Barter is as old as human history. According to a story in the Wall Steet Journal, it is yet practiced as a facet of the 21st century global economy. Germany, for example, “sends coal to Brazil for coffee, and imports cattle from Denmark in return for agricultural implements. Finland sends timber to the U.K. for coal. Argentina trades grain to Spain for railway equipment.” And so on.
Farmers markets and yard sales are certainly popular in small town America. Every summer weekend in Texas features some 200 towns with farmers markets. Here in Salmon, Idaho, three summertime produce markets are a welcome respite from the tyranny of our single grocery store. The local radio station has a morning weekdays show called “Swap Shop,” where goods and services are noted, and listeners call-in with their own for-sale items, queries, and promotion of services. The common theme is the lack of a middleman, and transactions in cash or barter. This time of year firewood is a big commodity. And following a recent heavy snowstorm here, I shoveled an elderly lady’s driveway, walks, and wooden back deck. Roughly one hour’s labor: $12; and since she was pleased with my work, a bonus cup of coffee.
The Internal Revenue Service definitely has guidelines for conducting such commerce, and these are mostly ignored: “The fair market value of goods and services exchanged must be included in the income of both parties.” According to Stephen J. Dubner, writing on Freakonomics.com, the current underground economy (both licit and illicit activity) in America makes for a “tax gap” of $345 billion annually, and the IRS mostly can’t touch it. Though estimates vary, beyond our shores it seems that up to a staggering 25% of the global economy is underground, the Third World being especially adept at evading the tax man. For instance, most of Africa clocks in at around 40%.
Growing up in the New York area, I remember the newspapers and TV media occasionally ran stories about the trials of mafiosi being prosecuted and convicted of tax evasion. Wiretapping was certainly necessary to compensate for the fact that the wise guys usually lacked Social Security numbers and left no paper trail of their daily dealings. Throughout their lives everything they purchased from a cup of coffee to a car or a home, to a hit on one of their evil comrades, was paid for in cash. And they had top-flight legal talent like Roy Cohn representing them. I guess Mr. Cohn collected his fees in cash. Hollywood has always romanticized the good fellas as America’s idealized violent swashbuckling entrepreneurs, although I doubt the likes of Carlo Gambino, Vito Genovese, and Frank Costello ever bothered to read Ayn Rand.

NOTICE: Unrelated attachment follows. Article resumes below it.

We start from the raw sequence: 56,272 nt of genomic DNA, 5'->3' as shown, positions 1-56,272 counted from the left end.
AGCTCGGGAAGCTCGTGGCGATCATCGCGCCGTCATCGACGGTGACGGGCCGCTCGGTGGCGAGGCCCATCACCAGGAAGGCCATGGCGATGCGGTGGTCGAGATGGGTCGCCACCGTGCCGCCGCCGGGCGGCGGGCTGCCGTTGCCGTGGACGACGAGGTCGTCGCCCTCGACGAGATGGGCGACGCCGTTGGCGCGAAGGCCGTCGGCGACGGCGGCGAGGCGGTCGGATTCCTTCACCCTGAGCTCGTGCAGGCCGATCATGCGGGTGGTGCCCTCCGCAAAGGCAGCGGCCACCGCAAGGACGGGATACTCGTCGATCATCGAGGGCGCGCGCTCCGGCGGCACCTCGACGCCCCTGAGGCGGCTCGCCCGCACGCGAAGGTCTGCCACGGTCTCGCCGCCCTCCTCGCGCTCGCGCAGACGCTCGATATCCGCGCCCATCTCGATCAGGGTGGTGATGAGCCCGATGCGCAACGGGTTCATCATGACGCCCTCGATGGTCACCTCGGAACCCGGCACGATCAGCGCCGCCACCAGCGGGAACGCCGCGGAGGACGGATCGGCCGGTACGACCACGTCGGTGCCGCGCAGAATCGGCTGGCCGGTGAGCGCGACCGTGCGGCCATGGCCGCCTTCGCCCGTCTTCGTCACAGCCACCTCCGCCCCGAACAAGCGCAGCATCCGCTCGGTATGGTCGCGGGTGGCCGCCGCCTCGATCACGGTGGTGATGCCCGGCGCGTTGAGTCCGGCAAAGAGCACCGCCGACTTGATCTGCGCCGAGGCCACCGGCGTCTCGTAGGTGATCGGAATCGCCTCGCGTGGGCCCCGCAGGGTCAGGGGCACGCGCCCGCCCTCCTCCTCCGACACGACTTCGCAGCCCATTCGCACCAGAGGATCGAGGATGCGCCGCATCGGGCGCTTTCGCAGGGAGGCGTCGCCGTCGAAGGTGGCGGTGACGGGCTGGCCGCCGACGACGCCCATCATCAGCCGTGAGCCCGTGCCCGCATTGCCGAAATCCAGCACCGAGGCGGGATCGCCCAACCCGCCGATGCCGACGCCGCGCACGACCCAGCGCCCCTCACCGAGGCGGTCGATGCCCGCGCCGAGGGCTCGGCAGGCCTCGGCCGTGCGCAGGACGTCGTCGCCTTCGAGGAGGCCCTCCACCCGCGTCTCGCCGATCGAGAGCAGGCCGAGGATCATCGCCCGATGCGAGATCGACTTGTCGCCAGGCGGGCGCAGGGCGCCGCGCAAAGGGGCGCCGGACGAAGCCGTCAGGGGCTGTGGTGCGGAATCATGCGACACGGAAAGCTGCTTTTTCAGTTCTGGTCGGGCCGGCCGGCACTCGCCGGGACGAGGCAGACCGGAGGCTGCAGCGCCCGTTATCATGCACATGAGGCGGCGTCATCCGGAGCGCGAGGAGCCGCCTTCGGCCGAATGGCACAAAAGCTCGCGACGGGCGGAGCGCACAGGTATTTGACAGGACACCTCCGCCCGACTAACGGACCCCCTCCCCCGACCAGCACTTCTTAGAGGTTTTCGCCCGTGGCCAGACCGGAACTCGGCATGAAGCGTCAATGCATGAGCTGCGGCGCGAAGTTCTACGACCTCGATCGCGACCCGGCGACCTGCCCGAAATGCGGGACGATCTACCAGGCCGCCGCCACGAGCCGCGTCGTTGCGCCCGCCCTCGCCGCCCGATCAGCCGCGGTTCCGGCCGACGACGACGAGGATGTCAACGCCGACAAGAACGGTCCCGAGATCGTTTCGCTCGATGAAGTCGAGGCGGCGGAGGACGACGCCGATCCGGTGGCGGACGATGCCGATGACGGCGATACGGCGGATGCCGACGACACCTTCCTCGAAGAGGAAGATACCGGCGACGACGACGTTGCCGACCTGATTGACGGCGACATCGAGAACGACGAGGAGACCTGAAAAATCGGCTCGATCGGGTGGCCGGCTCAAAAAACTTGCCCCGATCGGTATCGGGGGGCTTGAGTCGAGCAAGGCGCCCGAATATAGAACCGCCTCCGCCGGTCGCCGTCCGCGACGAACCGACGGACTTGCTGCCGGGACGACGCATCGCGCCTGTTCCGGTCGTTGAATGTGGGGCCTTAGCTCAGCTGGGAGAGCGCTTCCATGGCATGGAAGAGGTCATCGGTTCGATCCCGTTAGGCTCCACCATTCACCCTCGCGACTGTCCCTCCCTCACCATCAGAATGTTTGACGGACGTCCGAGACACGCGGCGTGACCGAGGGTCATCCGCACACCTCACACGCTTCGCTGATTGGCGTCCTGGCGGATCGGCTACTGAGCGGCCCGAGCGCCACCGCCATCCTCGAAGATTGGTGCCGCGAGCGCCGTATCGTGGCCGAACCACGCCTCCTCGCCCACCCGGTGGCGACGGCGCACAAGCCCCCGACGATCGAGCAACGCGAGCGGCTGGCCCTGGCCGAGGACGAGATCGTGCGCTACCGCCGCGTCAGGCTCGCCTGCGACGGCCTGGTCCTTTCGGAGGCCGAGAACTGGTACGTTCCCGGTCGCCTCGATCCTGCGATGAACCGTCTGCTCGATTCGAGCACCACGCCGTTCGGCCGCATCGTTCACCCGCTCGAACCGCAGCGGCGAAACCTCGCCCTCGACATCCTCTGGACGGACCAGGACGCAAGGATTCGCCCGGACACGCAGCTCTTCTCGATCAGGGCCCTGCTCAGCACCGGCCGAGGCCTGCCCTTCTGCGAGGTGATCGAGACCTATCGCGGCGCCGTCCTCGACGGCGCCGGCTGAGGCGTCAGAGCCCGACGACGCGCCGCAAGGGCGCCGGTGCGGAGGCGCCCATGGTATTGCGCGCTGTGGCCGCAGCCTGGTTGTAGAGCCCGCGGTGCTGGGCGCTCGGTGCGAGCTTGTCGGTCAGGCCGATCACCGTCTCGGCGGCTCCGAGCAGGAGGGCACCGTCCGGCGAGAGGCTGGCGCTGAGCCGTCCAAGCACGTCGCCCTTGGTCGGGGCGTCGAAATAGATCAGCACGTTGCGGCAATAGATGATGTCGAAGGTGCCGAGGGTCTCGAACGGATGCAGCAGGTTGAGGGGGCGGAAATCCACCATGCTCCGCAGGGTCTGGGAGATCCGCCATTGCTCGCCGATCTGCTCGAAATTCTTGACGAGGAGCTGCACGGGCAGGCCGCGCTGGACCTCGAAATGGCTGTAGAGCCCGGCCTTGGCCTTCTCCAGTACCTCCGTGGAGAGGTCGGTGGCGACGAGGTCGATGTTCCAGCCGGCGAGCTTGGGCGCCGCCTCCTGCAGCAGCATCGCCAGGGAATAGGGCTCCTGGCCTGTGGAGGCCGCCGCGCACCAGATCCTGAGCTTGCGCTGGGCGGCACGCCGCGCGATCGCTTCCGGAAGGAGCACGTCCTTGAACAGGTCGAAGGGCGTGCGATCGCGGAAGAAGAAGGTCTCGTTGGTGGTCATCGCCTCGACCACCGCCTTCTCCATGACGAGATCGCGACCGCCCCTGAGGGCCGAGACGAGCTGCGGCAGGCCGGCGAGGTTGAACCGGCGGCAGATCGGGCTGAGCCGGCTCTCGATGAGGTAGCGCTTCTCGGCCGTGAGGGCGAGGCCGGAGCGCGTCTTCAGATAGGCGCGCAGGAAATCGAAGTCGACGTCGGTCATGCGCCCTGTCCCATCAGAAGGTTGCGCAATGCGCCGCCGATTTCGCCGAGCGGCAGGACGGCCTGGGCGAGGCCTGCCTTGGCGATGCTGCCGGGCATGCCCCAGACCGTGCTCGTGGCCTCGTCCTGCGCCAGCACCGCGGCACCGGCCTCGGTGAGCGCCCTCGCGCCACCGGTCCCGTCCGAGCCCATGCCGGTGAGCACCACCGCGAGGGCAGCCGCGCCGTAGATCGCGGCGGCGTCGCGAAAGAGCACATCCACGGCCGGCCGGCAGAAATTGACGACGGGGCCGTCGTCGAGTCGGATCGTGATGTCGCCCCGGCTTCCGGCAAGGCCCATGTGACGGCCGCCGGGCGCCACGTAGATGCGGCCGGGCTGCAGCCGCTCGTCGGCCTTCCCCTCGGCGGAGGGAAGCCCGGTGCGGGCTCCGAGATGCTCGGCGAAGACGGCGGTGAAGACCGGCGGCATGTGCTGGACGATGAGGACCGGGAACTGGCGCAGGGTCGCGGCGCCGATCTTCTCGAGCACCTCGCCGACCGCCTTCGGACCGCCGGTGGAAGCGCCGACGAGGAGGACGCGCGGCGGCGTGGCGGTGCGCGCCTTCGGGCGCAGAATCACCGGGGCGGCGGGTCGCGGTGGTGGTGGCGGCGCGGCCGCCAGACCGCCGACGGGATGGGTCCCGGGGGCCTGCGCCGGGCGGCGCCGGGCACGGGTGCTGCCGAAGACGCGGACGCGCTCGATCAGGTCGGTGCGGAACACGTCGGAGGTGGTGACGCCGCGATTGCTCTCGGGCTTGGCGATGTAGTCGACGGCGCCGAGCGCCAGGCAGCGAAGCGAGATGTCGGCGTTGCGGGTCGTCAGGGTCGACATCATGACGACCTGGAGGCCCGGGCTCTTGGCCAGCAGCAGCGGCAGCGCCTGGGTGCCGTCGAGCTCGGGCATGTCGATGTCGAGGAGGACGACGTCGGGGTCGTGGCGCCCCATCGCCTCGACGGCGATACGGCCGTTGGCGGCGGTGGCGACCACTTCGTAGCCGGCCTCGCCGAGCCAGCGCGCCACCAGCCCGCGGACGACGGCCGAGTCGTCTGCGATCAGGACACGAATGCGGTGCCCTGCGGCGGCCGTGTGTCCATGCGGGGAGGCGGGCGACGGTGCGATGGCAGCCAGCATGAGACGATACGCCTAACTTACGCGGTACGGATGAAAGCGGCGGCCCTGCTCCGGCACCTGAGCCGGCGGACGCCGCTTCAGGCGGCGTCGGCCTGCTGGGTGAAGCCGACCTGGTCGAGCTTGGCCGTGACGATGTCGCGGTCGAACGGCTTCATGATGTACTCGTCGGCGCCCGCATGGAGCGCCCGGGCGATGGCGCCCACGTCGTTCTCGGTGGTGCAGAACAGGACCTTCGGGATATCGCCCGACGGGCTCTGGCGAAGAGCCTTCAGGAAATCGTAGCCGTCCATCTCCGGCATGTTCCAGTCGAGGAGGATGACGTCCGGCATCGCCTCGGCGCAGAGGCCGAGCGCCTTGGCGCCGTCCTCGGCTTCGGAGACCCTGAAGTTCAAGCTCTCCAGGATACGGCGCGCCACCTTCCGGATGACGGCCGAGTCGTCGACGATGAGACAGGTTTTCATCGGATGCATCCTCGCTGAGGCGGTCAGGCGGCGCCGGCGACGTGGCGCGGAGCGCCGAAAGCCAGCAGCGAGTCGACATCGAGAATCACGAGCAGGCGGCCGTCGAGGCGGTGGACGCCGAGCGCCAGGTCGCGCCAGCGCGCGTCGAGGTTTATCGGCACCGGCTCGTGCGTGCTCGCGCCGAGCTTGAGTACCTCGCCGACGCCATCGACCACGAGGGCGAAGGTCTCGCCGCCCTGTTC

I once knew a river dredge gold miner in Northern California named Harold Jones. At some point in his life he acquired the nickname “Cash.” He made gold jewelry (rings, earrings, etc.) in a basement workshop, and sold it as a vendor at county fairs and flea markets. Cash never took checks because he didn’t trust most people who wrote them. Credit cards were so alien to him that he just laughed when a customer happened to broach the subject. During such transactions he’d joke: “Sir, my name is Cash.” Cash passed on some years ago, but I think I know how he would have functioned financially had he lived to see the Age of Obama. “Sir, my name is Cash.” Did Cash even have a Social Security number? It’s likely that he did because he worked at regular payroll jobs during his lifetime.
But is it possible as Barack Obama’s second term proceeds apace, that many upstanding citizens (not just crooks) will start to conduct their financial lives in much the same way? Is all the doom-and-gloom we’re hearing concerning the Fiscal Cliff and the specter of Obamacare on the horizon enough to make people do that? Isn’t this how capitalism was conducted (underground) in the old Soviet Union?
Many of us remember the last decades of the Cold War, when Russians and other poor denizens of the East Bloc had to line-up at government stores for rare foodstuffs and even toilet paper, always in short supply thanks to a sclerotic state-run economy. The black market found behind the Iron Curtain at the time provided life’s necessities or luxuries for the right inflated price along with the common greased-palm political corruption. Toilet paper or champagne, bread or caviar, were available to those with the means to bypass the bureaucracy. Milton Friedman famously said : “If the federal government took over the Sahara Desert, in five years there would be a shortage of sand.”
We’re already reading in media reports that the coming of Obamacare promises a spike in “concierge” medical services, that is, patients (consumers) paying for services with cash, with an initial annual fee or retainer of $500 to $5,000, and extra fees depending on services rendered. This leaves much of the government medical bureaucracy out of the equation. The leviathan nature of Obamacare makes for fertile ground not only for bureaucratic waste and malfeasance (read: 16,000 new IRS agents), but for subterfuge both legal and illegal from the private sector as well. “Sir, my name is Cash.”
It’s going to become commonplace for people (especially small businesses) to try to beat the tax man, more so than just around April 15th every year. They will use cash, barter, and exchange of services to better oppose the official corruption of a federal government that is increasingly seen as a criminal enterprise that Messrs. Gambino, Genovese and Costello would be in awe of.
As for me shoveling driveways in Salmon, Idaho, this winter? “Ma’am, my name is Cash.”